By Bjorn Dihle

The origin of the word “caribou” comes from Newfoundland’s Micmac First Nation clan, the Yalipu. Yalipu roughly translates as “snow-shoveler”—caribou shovel through the snow with their sharp hooves to access lichens and other vegetation.

I’ve been fascinated with caribou and the wild country they live in since an early age. My idea of the perfect vacation is wandering around caribou country, hoping to tag along on a migration. I took it as a good omen when my little brother married a Newfoundlander who happens to be a member of the Yalipu clan. I suggested they honeymoon in the Arctic, perhaps following the Porcupine herd migrating from their winter grounds in the Yukon to their calving grounds in Alaska, but they elected to go to Hawaii instead.

Caribou around the world face an uncertain future with climate change and human encroachment. Warmer winters in the Arctic lead to more freezing rain and melt/thaw events which leads to more iced over snow-packs. When this happens, caribou and other ungulates have difficulty digging through the ice-pack to feed on lichens and other vegetation. Warmer summers lead to more mosquitoes and other biting insects, which can stress and weaken animals. Oil, mining and other industrial development in the Arctic pose an increasing threat to migration routes and calving grounds.

Most herds being studied show population declines that have biologists and locals concerned. So for some it came as surprise that on March 14th 2014, the Canadian Press reported that the Porcupine herd has risen to an estimated 197,000 animals. This is up from a count made in 2001 estimating the herd at 123,000. The Porcupine herd most often winters in the taiga of northern Yukon and the Northwest Territory. Late each spring, led by pregnant cows and yearlings, the herd migrates, most often, to Arctic National Wildlife Refuge’s (ANWR) coastal plain along the Beaufort Sea coast to calve.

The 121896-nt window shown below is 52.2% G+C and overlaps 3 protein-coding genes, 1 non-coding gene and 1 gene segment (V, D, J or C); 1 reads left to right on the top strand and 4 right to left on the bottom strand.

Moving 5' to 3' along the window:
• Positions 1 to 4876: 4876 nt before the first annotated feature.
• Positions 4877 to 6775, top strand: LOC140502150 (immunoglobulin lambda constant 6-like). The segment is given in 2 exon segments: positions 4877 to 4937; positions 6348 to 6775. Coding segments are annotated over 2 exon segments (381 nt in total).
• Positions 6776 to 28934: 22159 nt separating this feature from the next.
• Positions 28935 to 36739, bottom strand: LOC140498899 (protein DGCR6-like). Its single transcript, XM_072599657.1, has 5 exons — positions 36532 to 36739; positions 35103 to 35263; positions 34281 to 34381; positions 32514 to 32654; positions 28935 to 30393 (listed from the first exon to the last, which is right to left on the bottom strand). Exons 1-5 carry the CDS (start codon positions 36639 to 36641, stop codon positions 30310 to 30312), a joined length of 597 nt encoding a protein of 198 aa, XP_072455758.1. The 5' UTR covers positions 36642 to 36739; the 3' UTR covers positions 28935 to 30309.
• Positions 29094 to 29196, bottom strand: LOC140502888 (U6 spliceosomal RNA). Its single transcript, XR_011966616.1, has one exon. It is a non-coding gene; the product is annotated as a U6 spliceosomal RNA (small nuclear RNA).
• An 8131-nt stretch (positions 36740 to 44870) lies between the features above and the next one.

ANWR, a 19.6 million acre swath of mountains, valleys and tundra, was designated a refuge in 1960. Pockets of oil were discovered soon after, and it’s been a political battleground ever since. Ninety five percent of Alaska’s Arctic coastal plane is opened to be leased and developed by oil companies. The remaining five percent, the entire coastal plain in ANWR and the calving grounds of the Porcupine Caribou herd, can only be opened for development by Congress.

Yukon hunters witnessing dramatic declines in other Canadian caribou herds are making a strong effort to assure the health of the Porcupine herd for future generations. They’re conducting their hunts in ways that minimize negative effects on populations, such as targeting bulls and passing on cows.

Joe Tetlichi, Chairman of Canada’s Porcupine Management Board, was reported saying in the Canadian Press: “We have no control over weather, we have no control over climate change, we have no control over global warming. What we do have control over is how we harvest.”

Caribou in Alaska seem to be slightly more stable than Canada, excluding the rapid decline of the Western Arctic Herd. In 2003 the herd peaked at nearly half a million—by far the largest herd in Alaska. Now it’s estimated around 300,000 and still declining. Jim Dau, a biologist with the Alaska Department of Fish and Game (ADF&G) who’s studied the Western Arctic herd for 25 years, stated in a recent interview with Smithsonian Magazine that he guessed the decline was largely due to having “more rain on snow events than we used to.” Dau went on to say that the rain has “created icing conditions that seal the food.” Caribou are unable to break through the ice crust. He’s also noticed what appears to be an increase in wolves and brown bears.

Whether or not the Western Arctic Herd is following in the hoof-steps of the Mulchatna herd—the Southwest herd peaked to around 200,000 in the 1990s before plummeting to a mere fraction of that—or will stabilize remains to be seen.

ADF&G recognizes 32 different herds in Alaska, distinguished by the different calving grounds herds utilize. Right now ADF&G estimates our state’s caribou population at 750,000, including herds that travel back and forth from Alaska to Canada.

Writing about caribou has got me nostalgic for the times I was lucky enough to spend with different herds. One of the most powerful experiences I’ve had with wildlife was walking for two weeks with the Western Arctic Herd. Each day the mountains and valleys of the Brooks Range were filled with anywhere from hundreds to thousands of caribou. Someday soon I hope to return to the Arctic and, if I’m lucky, enjoy the company of caribou.